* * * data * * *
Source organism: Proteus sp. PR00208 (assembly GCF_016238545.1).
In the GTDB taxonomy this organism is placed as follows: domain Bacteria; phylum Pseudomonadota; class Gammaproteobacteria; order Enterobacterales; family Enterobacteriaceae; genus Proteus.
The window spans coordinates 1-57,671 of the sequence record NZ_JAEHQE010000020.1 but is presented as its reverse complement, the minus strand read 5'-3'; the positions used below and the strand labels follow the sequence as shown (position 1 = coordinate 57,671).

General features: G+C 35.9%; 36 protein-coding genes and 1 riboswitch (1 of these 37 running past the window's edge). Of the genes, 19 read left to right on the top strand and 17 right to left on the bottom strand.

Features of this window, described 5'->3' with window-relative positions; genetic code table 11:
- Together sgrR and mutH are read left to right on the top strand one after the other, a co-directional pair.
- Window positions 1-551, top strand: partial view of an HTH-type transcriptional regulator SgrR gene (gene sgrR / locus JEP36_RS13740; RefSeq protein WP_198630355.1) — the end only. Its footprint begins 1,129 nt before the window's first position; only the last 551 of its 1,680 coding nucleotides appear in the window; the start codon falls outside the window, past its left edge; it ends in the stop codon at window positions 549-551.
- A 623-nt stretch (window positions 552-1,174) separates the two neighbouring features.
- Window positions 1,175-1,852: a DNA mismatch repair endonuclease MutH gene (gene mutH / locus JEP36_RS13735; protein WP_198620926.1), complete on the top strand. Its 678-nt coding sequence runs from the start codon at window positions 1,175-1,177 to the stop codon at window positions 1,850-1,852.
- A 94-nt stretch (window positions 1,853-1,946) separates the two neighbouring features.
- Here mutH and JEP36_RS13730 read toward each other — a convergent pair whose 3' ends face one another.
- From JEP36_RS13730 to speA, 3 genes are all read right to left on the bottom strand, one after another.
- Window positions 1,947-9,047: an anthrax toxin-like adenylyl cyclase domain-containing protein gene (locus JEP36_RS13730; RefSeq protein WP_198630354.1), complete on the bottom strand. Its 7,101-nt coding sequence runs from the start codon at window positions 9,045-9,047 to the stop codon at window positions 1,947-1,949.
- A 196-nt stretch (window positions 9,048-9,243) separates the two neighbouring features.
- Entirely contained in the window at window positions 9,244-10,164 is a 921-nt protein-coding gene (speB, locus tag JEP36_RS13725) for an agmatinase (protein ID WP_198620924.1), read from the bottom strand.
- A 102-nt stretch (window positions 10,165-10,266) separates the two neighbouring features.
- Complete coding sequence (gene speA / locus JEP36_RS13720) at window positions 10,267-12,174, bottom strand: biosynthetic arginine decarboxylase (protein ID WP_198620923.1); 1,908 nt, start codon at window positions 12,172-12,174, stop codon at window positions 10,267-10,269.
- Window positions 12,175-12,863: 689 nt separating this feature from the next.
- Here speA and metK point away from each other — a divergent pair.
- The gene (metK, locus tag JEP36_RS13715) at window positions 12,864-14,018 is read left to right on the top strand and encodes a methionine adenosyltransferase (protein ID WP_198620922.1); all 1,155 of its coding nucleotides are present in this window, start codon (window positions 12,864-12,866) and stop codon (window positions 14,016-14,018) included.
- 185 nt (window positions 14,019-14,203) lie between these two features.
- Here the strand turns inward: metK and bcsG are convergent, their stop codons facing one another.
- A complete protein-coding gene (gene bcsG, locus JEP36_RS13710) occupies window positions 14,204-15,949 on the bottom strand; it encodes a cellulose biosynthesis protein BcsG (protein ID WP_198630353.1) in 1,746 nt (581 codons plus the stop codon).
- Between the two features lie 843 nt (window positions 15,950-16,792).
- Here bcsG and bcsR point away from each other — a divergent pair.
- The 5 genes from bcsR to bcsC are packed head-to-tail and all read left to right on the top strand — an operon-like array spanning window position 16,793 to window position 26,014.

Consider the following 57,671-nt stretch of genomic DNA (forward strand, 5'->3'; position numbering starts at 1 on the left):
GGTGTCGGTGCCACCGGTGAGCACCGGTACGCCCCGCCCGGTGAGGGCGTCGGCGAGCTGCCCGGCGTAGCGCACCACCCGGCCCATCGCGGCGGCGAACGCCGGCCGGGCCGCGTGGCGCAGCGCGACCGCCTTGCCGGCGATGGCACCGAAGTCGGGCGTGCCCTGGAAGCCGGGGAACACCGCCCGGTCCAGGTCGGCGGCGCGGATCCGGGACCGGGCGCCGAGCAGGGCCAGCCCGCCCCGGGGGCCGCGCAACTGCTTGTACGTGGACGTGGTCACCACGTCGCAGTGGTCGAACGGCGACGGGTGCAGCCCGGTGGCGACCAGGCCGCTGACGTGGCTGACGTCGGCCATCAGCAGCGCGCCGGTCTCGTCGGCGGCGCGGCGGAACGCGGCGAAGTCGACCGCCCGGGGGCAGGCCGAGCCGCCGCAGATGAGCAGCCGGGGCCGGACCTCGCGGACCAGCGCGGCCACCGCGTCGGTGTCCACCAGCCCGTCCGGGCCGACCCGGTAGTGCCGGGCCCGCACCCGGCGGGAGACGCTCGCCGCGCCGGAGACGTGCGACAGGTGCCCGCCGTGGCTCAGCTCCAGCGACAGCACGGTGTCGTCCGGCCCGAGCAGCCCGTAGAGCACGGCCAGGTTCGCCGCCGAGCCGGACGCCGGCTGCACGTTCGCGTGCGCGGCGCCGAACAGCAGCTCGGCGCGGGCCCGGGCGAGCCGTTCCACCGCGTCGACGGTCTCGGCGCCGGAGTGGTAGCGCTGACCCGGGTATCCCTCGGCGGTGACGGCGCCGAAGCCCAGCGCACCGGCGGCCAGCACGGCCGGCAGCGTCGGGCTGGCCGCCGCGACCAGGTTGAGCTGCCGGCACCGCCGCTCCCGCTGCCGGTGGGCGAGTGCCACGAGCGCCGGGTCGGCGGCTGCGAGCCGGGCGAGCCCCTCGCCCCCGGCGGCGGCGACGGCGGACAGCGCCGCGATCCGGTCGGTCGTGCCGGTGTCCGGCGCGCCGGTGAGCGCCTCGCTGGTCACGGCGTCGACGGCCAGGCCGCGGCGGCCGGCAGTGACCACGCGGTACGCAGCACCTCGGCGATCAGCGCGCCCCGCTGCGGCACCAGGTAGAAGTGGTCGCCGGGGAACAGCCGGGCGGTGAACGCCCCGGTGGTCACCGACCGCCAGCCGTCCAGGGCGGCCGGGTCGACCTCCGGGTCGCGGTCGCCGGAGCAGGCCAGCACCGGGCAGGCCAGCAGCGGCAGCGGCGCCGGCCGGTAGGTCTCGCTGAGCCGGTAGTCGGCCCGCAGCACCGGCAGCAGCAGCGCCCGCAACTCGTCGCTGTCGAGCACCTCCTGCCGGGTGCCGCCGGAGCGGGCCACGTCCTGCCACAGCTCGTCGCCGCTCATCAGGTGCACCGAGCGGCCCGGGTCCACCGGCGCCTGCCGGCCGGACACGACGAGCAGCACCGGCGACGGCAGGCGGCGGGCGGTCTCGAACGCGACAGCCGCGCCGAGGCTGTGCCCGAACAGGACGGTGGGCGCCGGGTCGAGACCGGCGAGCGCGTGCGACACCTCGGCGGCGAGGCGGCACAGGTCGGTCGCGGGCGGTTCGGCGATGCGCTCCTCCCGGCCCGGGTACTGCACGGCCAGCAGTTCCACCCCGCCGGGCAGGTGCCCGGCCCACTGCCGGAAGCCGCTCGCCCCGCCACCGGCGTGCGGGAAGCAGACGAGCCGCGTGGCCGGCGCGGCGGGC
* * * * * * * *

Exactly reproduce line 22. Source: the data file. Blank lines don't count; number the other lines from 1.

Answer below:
- Here the strand turns inward: metK and bcsG are convergent, their stop codons facing one another.